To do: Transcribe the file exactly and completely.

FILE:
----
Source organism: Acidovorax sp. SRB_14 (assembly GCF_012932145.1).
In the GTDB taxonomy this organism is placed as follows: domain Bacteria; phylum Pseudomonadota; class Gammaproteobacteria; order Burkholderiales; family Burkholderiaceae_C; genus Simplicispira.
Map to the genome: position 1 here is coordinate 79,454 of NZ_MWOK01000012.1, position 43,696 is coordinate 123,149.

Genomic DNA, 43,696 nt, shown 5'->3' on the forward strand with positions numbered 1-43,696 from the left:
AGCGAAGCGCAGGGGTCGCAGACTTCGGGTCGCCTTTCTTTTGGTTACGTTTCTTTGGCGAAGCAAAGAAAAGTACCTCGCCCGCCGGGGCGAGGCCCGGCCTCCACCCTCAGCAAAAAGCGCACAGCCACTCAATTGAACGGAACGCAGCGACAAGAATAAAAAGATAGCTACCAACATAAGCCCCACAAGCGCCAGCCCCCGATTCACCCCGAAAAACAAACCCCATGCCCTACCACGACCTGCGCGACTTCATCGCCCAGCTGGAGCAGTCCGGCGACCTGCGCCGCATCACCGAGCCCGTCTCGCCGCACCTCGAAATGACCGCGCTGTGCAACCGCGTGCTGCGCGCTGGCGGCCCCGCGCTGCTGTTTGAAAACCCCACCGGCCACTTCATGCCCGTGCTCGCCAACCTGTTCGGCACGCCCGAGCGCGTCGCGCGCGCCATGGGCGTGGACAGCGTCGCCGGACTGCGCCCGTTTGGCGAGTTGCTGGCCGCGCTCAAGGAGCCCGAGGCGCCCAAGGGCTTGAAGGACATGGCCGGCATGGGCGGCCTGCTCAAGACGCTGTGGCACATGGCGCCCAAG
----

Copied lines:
Source organism: Acidovorax sp. SRB_14 (assembly GCF_012932145.1).
In the GTDB taxonomy this organism is placed as follows: domain Bacteria; phylum Pseudomonadota; class Gammaproteobacteria; order Burkholderiales; family Burkholderiaceae_C; genus Simplicispira.
Map to the genome: position 1 here is coordinate 79,454 of NZ_MWOK01000012.1, position 43,696 is coordinate 123,149.

Genomic DNA, 43,696 nt, shown 5'->3' on the forward strand with positions numbered 1-43,696 from the left:
AGCGAAGCGCAGGGGTCGCAGACTTCGGGTCGCCTTTCTTTTGGTTACGTTTCTTTGGCGAAGCAAAGAAAAGTACCTCGCCCGCCGGGGCGAGGCCCGGCCTCCACCCTCAGCAAAAAGCGCACAGCCACTCAATTGAACGGAACGCAGCGACAAGAATAAAAAGATAGCTACCAACATAAGCCCCACAAGCGCCAGCCCCCGATTCACCCCGAAAAACAAACCCCATGCCCTACCACGACCTGCGCGACTTCATCGCCCAGCTGGAGCAGTCCGGCGACCTGCGCCGCATCACCGAGCCCGTCTCGCCGCACCTCGAAATGACCGCGCTGTGCAACCGCGTGCTGCGCGCTGGCGGCCCCGCGCTGCTGTTTGAAAACCCCACCGGCCACTTCATGCCCGTGCTCGCCAACCTGTTCGGCACGCCCGAGCGCGTCGCGCGCGCCATGGGCGTGGACAGCGTCGCCGGACTGCGCCCGTTTGGCGAGTTGCTGGCCGCGCTCAAGGAGCCCGAGGCGCCCAAGGGCTTGAAGGACATGGCCGGCATGGGCGGCCTGCTCAAGACGCTGTGGCACATGGCGCCCAAG